Arsenic, old lace and Victorian wallpaper
Aspen Times Weekly
Wallpaper was a popular decorating item in Victorian Aspen. Shops advertised new shipments as soon as they arrived. Patterns and colors for decorating walls achieved as much attention as did fashions in women’s clothing. Purveyors Landgreen and Hickey, plus E. M. Ovren, operated on Hyman Avenue. Morthland Paper and Painting Company occupied the premier corner of the Aspen Block. The Wall Paper Emporium was another major dealer and hanger. Even retailers who did not specialize in wallpaper itself took advantage of the trend.
Wallpaper cleaners attracted plenty of business. Cleaning was promoted not just as an alternative to applying new paper; it was also touted for health reasons. After Aspen was electrified, methods including “electric cleaning” kept Aspen’s homes smelling and looking clean. The accumulation of soot from coal and wood stoves required frequent removal to keep colors vibrant.
An article in an 1896 Aspen Tribune connected two feminine fads: riding bicycles and home decoration. It suggested women might want to paper their “female boudoir” with images of females and males bicycling.
Bill Bryson’s book, “At Home,” tells of the popularity of wallpaper and the use of arsenic in producing it. Bryson notes that in the late 1890s people observed the connection between chronic illness and green wallpaper. Those enfeebled by sleeping in green-papered rooms regained health through traveling to the country for a “change in air.” They also noted that bedrooms decorated with green wallpaper had no bedbugs.
Arsenic poisoning was a frequent topic of concern in Aspen because celebrity criminal trials often featured arsenic as the modus operandi. By the 1850s, coroners had learned how to test for arsenic in the tissue of the deceased. When murder was suspected but no obvious method had been employed, arsenic was usually detected. Any “whodunit” trial involving arsenic made the front pages of Aspen’s papers.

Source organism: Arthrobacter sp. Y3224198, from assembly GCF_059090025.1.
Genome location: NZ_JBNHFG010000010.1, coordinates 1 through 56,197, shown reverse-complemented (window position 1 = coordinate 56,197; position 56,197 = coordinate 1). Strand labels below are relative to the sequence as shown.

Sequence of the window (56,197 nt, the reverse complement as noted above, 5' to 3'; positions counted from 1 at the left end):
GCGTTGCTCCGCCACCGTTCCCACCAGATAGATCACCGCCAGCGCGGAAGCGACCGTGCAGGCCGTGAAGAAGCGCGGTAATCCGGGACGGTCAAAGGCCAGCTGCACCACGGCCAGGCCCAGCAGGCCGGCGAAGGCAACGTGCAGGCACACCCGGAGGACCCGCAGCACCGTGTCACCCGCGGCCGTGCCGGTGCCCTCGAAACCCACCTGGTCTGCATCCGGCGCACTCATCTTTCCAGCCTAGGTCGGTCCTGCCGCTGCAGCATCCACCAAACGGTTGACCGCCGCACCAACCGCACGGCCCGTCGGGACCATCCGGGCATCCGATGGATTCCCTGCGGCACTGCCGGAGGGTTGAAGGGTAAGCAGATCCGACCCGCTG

Doctors prescribed arsenic for a multitude of ailments before the days of antibiotics; however, too much arsenic was as significant a problem as the malady itself. Arsenic was widely available in several forms at pharmacies and hardware stores for self-medication. It often appeared as an unlabeled ingredient in popular ailment-alleviating products. In addition to home consumption, arsenic crystals grew in Aspen’s underground labyrinths, where the crystals exposed miners to unintended consumption.
In the late 1890s, Aspenites became aware of the connection between too much arsenic and illness as they learned that their wallpaper was poisoning them.
Vast amounts of arsenic were used in the production of wallpaper. Wallpaper hangers also mixed arsenic into their paste to prevent rats from nibbling on it. Without arsenic, paste fueled mold growth, and became a favorite food of rodents. An Aspen Tribune article of 1892 claimed, “ultra-marine blue in paper acid chemicals unite to form a disagreeable if not dangerous element. The odor may be nauseating from sulphureted hydrogen gas.” They got the details wrong, but wallpaper was the problem.
The Tribune went on to advise that paper hung on fresh walls would be safe because the lime in the plaster walls would disinfect and sterilize the paste, thus “preventing the development of disease germs especially in sleeping rooms.” The Tribune suggested that old wallpaper be removed before new paper was hung, especially in warm rooms. It was thought that cold rooms did not spread bad air.
A 1900 article advised readers on how to test for arsenic: “Take a piece of paper, light it and if arsenic be present you will notice an odor present like that of garlic. Or, pour a little diluted hydrochloric acid, if greens in pattern turn blue, it’s arsenic.”
This week’s column is presented as a public service to owners of Aspen’s Victorian homes. If you haven’t been feeling well, especially after sleeping in a bedroom with green wallpaper, ask your doctor about the symptoms of arsenic poisoning.
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